Medical treatments for loneliness include beginning therapy and taking antidepressants. Social treatments for loneliness generally include an increase in interaction with others, such as group activities (such as exercise or religious activities), re-engaging with old friends or colleagues, and becoming more connected with one's community. Other social treatments for loneliness include the ownership of pets and loneliness-designed technologies, such as meetup services or social robots (although the use of some technologies in order to combat loneliness is debated).

Loneliness has long been a theme in literature, going back to the Epic of Gilgamesh. However, academic coverage of loneliness was sparse until recent decades. In the 21st century, some academics and professionals have claimed that loneliness has become an epidemic, including Vivek Murthy, the Surgeon General of the United States. However, this claim has been disputed, with critics arguing that loneliness has not increased, but rather only academic focus on the topic has. Continue reading

In the News

Lonely People's Brains Work Differently, New Evidence Shows   Science Alert - July 8, 2023
While nonlonely people were more or less similar neurologically speaking, individuals with high levels of loneliness, regardless of how many friends they had, were more likely to have unique brain responses. Being surrounded by people who don't see the world quite like you do increases your risk of feeling lonely, even if you're friends with them. Neuroimaging tests on 66 young adults discovered significant contrasts in the way lonely people's brains process information compared to their peers. Not feeling understood can be a big part of why some feel disconnected from others. We're all likely to experience loneliness during our lives, an emotional state when we perceive a gap between our desired and actual relationships. Loneliness often relates more to the quality of our relationships than their quantity, and it impacts our health in multiple ways.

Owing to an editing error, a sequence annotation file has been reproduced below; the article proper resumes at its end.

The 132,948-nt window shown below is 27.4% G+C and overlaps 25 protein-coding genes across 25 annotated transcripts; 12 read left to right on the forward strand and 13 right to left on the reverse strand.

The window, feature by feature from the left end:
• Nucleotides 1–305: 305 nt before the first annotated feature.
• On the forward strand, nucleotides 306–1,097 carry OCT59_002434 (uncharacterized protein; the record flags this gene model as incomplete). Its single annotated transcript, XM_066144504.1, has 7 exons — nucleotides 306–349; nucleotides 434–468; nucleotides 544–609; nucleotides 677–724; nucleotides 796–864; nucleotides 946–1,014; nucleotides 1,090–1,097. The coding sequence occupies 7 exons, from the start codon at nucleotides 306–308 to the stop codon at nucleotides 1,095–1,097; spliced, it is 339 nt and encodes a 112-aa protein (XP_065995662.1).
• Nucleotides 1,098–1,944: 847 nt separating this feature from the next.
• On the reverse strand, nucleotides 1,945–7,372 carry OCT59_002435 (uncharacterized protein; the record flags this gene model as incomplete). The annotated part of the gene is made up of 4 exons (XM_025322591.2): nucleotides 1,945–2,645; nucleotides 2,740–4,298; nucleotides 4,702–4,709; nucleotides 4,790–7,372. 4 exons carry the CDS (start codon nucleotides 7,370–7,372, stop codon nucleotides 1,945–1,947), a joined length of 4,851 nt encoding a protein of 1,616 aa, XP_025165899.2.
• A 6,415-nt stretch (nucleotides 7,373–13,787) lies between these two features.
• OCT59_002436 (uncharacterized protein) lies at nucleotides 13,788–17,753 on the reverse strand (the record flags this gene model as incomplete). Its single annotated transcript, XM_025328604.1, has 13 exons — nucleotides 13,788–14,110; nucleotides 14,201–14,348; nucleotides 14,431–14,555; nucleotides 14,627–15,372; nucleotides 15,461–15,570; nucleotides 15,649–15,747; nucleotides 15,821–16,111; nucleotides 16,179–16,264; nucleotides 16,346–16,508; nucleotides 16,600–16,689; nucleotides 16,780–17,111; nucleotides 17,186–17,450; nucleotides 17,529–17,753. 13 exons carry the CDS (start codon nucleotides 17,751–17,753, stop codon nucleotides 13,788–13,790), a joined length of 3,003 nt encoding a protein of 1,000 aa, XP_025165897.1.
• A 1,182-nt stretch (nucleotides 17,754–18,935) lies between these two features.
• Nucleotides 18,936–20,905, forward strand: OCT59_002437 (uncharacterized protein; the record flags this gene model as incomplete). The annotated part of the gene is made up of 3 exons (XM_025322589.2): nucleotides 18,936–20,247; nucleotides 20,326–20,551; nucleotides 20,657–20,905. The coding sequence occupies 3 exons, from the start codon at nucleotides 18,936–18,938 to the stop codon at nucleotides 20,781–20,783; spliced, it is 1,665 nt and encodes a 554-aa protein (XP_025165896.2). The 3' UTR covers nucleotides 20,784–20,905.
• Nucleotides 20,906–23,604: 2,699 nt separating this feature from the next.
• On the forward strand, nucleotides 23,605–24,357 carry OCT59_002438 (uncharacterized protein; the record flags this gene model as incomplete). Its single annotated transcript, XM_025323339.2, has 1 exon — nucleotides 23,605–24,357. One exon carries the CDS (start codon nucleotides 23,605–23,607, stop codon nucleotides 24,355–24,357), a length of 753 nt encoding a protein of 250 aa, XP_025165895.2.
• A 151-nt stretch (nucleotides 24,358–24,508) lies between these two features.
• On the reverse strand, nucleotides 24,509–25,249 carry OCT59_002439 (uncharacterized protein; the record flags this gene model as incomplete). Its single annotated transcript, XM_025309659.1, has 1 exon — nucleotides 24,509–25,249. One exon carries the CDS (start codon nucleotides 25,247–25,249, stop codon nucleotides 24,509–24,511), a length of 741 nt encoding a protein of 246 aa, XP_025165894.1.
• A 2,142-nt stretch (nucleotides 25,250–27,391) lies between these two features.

Global study shows loneliness can shorten life spans   Medical Express - June 26, 2023
Folks who reported that they were socially isolated or felt lonely were more likely to die early from all causes including cancer, according to a sweeping review of 90 studies that included more than 2.2 million people from around the globe.

Fighting loneliness by finding purpose   Medical Express - June 26, 2023
A new study published in Psychology and Aging co-authored by Patrick Hill, associate professor of psychological and brain sciences, offers an important message for our times: A sense of purpose in life - whether it's a high-minded quest to make a difference or a simple hobby with personal meaning - can offer potent protection against loneliness.

Loneliness Kills, Study Shows   Live Science - March 31, 2006
It's true - you might die of loneliness, but not until you're older. In a new study of men and women 50 to 68 years old, those who scored highest on measures of loneliness also had higher blood pressure. And high blood pressure is a major risk factor for heart disease, the number one killer in many industrialized nations and number two the United States.